by Fiona Rose Beyerle
Even though you cannot physically pack up and travel right now, these films all provide incredible storytelling from different worldwide perspectives. The best part is that there are quite a few films to be discovered that offer compelling stories and perhaps a chance to practice a language you studied but have not practiced in a while. Without further ado, here is a short list of (not so popular) international films to enjoy!
I Am Not a Witch (2017)
Director: Rungano Nyoni
Languages: English, Bemba, and Nyanja
Where to Watch: Amazon Prime, YouTube, and Google Play
Synopsis: Set in a local village in Zambia, a mysterious eight-year-old girl named Shula shows up and is accused of witchcraft. She is soon found guilty and promptly placed in a witch camp.
Why you should watch this film: After watching this at the 2018 San Francisco International Film Festival, I have spent the past few years searching for it on the internet waiting for it to be released. This is a film that should be known. Rungano Nyoni delivers this story with authenticity and moving symbolism that stays with you.
(The official movie poster for I Am Not a Witch.)
The Way He Looks (2014)
Director: Daniel Ribeiro
Language: Brazilian Portuguese
Where to Watch: Amazon Prime, Google Play, YouTube, Vudu and iTunes
Synopsis: A blind high school student named Leo longs for independence. When a new student named Gabriel arrives, everyone instantly falls for him including Leo.
Why you should watch this film: This is one of the cutest films! You will fall in love with these sweet characters. Another thing I love about this film is that it is not only a love story, but also focuses on friendship and working through the balancing act of friendships, jealousy, and new romances.
(The official poster for The Way He Looks, written in Portuguese.)
My Life as a Courgette (2016)
Director: Claude Barras
Where to Watch: Amazon Prime, YouTube, iTunes, Google Play, Vudu, and Netflix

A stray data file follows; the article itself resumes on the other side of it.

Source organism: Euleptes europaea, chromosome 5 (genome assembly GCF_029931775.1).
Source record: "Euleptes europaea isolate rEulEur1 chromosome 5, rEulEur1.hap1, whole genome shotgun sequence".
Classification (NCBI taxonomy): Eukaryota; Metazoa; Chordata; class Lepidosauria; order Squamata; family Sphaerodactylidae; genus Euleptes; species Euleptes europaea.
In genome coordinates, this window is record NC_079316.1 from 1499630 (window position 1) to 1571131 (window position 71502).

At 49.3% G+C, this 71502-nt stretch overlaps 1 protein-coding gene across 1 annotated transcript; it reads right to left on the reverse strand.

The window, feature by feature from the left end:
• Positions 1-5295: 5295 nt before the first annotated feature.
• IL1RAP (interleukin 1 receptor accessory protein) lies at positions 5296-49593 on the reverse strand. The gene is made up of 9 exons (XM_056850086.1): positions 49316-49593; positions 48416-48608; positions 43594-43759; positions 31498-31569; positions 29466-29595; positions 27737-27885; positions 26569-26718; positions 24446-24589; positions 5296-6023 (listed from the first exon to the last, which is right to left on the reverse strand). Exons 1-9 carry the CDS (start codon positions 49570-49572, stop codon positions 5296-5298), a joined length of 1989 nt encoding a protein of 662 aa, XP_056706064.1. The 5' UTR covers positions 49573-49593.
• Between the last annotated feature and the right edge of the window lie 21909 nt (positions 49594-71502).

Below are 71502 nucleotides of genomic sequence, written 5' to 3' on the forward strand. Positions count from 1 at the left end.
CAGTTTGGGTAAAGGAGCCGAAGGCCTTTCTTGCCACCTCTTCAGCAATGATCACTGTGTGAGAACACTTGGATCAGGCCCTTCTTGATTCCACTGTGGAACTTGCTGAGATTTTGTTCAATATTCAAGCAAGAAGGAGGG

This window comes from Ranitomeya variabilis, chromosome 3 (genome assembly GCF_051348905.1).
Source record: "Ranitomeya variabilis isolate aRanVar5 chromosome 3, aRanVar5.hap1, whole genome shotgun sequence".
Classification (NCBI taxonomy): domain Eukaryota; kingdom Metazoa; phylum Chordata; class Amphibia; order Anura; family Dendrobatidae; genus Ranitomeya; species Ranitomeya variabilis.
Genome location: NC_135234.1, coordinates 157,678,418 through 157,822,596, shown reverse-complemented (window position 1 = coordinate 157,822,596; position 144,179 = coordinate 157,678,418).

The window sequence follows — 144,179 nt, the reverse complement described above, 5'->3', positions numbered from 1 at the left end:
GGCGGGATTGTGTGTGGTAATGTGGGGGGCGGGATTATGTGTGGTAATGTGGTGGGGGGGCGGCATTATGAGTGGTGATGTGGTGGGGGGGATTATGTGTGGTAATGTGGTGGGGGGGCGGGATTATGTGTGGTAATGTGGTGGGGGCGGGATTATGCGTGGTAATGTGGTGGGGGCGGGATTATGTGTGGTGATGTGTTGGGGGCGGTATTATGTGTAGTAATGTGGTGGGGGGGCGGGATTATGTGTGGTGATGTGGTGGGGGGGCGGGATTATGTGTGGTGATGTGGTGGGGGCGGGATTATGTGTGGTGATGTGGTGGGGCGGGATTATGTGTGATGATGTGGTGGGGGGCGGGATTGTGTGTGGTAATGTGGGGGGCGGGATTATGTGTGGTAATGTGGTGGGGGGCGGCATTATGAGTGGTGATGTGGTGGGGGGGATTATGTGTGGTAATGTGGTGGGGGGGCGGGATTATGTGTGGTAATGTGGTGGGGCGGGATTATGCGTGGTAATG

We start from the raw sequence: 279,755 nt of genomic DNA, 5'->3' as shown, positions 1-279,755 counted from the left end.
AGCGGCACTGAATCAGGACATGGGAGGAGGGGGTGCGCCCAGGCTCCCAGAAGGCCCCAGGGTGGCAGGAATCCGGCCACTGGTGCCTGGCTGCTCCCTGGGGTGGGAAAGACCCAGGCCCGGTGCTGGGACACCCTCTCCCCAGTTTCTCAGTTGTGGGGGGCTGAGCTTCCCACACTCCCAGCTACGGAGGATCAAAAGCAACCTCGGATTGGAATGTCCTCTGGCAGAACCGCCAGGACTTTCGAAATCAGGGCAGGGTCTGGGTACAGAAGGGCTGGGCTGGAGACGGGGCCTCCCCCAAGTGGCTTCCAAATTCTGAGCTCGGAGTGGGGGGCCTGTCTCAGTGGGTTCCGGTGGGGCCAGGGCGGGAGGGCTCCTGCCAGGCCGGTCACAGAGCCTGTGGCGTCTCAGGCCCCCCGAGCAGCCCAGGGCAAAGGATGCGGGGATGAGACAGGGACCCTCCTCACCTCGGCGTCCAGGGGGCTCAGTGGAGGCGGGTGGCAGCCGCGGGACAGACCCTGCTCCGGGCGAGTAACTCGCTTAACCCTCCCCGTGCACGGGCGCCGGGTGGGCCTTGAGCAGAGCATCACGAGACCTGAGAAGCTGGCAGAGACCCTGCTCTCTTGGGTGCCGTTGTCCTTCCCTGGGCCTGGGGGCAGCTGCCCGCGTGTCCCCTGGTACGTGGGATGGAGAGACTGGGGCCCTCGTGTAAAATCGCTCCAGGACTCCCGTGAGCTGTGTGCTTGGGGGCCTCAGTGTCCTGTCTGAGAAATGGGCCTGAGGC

Synopsis: Icare is sent to live in a foster home after a tragedy strikes. Icare informs the police officer he meets that he wants to be called “courgette” (meaning zucchini in French) since this is the nickname his mother gave him. Courgette befriends the other children and learns about their stories and problems as he works through his own.
Why you should watch this film: Though this is an animated film, it is not for children. This film deals with tough conversations surrounding alcoholism, violence, sexuality, and other mature content. That being said, this film manages to balance sadness with sweetness. What makes this film interesting is an accurate perspective of children dealing with these hardships. Oftentimes, I believe that films gloss over children dealing with grief by writing it off as a lack of understanding. This film chooses to dive into the depth of emotions the children feel as they struggle.
(The official poster for the film, written in French.)
Monsieur Lazhar (2011)
Director: Philippe Falardeau
Language: Canadian French
Where to Watch: Amazon Prime, YouTube, Google Play, Vudu, and iTunes
Synopsis: Monsieur Lazhar, an Algerian immigrant, steps up to fill the role of an elementary school teacher after a suicide occurs. Lazhar helps the students work through their loss as we simultaneously learn about his own tragedy before coming to Canada.
Why you should watch this film: If you are looking for a feel-good film, this is not your film. If you are looking for a heart-wrenching yet incredible film, this is a must-watch. Not only is the main character an amazing actor, but the children are also all wonderful in their roles.
(The official movie poster for Monsieur Lazhar.)
Director: Joachim Trier
Language: Swedish, Norwegian
Where to Watch: Hulu, Amazon Prime, Youtube, Google Play and Vudu
Synopsis: Thelma is a shy new student at the University of Oslo in Norway who begins to experience seizures which turn out to be part of her menacing supernatural powers.
Why you should watch this film: If you like unusual artsy horror, this is the film for you. It reminds me of the film Hereditary by Ari Aster in the way that it is unconventionally creepy and does not sacrifice the element of beauty in a film. This film is also part love story as Thelma falls in love with another student named Anja. If the combination of all this in one film does not at least somewhat intrigue you, I do not know what will.
(The official movie poster for Thelma.)